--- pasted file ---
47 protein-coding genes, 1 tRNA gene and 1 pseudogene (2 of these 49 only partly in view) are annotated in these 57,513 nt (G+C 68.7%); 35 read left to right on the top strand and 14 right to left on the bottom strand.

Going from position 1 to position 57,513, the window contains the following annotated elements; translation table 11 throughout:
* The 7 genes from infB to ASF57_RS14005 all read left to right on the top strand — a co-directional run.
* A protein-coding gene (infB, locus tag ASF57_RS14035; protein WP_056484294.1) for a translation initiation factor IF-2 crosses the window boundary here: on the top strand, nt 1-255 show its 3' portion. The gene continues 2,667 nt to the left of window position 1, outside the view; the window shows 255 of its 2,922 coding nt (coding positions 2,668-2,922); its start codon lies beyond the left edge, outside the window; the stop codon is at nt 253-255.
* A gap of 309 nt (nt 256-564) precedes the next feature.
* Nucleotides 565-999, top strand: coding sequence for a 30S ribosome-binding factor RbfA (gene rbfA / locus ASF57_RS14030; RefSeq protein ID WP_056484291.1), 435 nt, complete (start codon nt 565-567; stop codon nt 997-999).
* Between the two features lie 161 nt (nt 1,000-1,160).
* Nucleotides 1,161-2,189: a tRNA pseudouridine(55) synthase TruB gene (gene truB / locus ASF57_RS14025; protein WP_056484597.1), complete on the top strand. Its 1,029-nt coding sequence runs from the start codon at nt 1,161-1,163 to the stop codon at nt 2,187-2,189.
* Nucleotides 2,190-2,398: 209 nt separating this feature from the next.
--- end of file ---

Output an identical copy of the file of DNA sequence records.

47 protein-coding genes, 1 tRNA gene and 1 pseudogene (2 of these 49 only partly in view) are annotated in these 57,513 nt (G+C 68.7%); 35 read left to right on the top strand and 14 right to left on the bottom strand.

Going from position 1 to position 57,513, the window contains the following annotated elements; translation table 11 throughout:
* The 7 genes from infB to ASF57_RS14005 all read left to right on the top strand — a co-directional run.
* A protein-coding gene (infB, locus tag ASF57_RS14035; protein WP_056484294.1) for a translation initiation factor IF-2 crosses the window boundary here: on the top strand, nt 1-255 show its 3' portion. The gene continues 2,667 nt to the left of window position 1, outside the view; the window shows 255 of its 2,922 coding nt (coding positions 2,668-2,922); its start codon lies beyond the left edge, outside the window; the stop codon is at nt 253-255.
* A gap of 309 nt (nt 256-564) precedes the next feature.
* Nucleotides 565-999, top strand: coding sequence for a 30S ribosome-binding factor RbfA (gene rbfA / locus ASF57_RS14030; RefSeq protein ID WP_056484291.1), 435 nt, complete (start codon nt 565-567; stop codon nt 997-999).
* Between the two features lie 161 nt (nt 1,000-1,160).
* Nucleotides 1,161-2,189: a tRNA pseudouridine(55) synthase TruB gene (gene truB / locus ASF57_RS14025; protein WP_056484597.1), complete on the top strand. Its 1,029-nt coding sequence runs from the start codon at nt 1,161-1,163 to the stop codon at nt 2,187-2,189.
* Nucleotides 2,190-2,398: 209 nt separating this feature from the next.